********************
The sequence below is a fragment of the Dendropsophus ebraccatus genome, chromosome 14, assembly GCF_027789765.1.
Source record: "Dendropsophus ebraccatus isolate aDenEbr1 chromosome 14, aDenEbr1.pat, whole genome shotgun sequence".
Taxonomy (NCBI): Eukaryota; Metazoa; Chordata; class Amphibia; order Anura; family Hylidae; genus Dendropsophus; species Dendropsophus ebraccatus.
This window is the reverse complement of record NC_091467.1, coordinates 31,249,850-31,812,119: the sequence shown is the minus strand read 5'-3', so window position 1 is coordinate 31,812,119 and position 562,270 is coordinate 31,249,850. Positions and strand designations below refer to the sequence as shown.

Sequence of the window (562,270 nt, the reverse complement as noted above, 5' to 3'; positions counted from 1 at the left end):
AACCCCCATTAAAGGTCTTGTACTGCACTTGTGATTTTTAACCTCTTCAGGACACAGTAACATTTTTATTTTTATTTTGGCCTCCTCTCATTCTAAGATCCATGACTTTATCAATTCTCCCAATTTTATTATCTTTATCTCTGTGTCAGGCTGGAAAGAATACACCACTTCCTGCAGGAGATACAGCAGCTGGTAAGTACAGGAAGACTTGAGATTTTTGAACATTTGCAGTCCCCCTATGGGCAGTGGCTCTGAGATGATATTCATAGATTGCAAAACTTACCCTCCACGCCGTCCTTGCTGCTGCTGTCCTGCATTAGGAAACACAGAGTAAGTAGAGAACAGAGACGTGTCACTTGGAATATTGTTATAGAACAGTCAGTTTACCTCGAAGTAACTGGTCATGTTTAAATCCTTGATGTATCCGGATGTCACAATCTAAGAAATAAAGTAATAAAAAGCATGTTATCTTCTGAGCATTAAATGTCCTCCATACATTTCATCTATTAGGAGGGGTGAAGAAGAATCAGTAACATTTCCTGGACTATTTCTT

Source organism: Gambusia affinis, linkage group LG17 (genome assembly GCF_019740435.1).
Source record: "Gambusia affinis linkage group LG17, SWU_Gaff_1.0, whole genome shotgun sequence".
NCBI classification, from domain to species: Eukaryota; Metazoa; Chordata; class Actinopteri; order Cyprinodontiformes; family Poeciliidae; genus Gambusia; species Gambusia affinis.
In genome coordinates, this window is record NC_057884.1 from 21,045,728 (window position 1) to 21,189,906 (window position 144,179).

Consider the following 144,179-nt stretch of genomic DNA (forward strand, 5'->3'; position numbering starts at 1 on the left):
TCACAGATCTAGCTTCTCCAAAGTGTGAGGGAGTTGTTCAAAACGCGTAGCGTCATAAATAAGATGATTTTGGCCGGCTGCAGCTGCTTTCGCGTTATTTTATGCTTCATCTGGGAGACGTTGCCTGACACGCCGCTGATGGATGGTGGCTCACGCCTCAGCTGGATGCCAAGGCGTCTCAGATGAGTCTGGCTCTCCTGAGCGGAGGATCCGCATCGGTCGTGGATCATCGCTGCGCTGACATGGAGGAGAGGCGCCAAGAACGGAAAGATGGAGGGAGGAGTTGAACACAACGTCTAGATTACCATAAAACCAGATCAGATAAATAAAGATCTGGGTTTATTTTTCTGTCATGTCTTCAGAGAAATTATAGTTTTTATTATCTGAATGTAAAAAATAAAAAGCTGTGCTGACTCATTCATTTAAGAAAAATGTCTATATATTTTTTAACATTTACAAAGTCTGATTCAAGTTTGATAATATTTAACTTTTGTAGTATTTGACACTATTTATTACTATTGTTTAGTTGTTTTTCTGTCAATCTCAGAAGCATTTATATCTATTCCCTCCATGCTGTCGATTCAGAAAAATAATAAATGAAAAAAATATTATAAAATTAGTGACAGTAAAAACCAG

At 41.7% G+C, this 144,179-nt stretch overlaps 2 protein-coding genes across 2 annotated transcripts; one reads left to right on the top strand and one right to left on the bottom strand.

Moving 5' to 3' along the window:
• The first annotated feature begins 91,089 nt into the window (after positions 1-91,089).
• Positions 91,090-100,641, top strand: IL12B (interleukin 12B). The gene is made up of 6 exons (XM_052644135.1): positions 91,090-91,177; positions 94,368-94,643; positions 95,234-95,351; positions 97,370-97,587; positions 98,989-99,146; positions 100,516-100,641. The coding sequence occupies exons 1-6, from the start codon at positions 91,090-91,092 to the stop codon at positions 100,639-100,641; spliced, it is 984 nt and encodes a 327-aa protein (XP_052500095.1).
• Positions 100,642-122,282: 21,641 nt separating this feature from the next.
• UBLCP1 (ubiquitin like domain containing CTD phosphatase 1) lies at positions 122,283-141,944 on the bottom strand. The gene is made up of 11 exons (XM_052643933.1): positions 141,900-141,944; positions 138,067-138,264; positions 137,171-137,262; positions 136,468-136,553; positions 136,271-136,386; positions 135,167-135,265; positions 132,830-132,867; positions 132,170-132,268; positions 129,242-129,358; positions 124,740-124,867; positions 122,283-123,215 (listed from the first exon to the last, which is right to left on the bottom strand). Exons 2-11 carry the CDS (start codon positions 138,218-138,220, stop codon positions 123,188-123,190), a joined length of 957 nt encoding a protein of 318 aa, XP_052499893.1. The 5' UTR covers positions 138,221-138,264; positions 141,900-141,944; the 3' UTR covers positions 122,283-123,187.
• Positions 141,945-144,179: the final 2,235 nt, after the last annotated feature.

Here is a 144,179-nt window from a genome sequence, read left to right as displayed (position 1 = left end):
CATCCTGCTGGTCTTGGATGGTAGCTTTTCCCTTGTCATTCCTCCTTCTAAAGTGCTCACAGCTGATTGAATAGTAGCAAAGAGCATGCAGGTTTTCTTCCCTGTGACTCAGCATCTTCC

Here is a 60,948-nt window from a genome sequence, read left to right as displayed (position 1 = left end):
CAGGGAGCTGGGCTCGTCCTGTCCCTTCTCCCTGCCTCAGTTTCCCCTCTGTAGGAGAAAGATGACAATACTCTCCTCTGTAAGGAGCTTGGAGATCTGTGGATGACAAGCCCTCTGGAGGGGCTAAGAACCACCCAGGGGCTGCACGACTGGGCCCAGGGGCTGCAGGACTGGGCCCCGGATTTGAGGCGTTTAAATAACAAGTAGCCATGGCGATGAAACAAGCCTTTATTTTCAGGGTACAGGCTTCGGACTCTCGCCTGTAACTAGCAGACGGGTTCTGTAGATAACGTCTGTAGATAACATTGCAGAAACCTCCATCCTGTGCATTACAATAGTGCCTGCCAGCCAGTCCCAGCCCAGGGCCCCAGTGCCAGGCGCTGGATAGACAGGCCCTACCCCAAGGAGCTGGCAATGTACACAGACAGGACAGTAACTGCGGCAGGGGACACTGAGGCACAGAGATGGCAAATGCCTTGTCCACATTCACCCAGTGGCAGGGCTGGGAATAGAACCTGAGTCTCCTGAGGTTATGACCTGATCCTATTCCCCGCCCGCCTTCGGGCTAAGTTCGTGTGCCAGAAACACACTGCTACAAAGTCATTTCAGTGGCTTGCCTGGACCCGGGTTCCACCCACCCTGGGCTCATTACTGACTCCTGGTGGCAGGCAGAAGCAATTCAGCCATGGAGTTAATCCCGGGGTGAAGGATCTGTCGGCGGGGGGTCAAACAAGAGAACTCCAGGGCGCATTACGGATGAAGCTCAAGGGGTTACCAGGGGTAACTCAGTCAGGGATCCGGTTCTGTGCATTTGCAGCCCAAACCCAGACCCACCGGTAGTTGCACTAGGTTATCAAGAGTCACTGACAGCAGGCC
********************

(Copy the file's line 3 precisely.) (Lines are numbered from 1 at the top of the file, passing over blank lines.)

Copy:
Taxonomy (NCBI): Eukaryota; Metazoa; Chordata; class Amphibia; order Anura; family Hylidae; genus Dendropsophus; species Dendropsophus ebraccatus.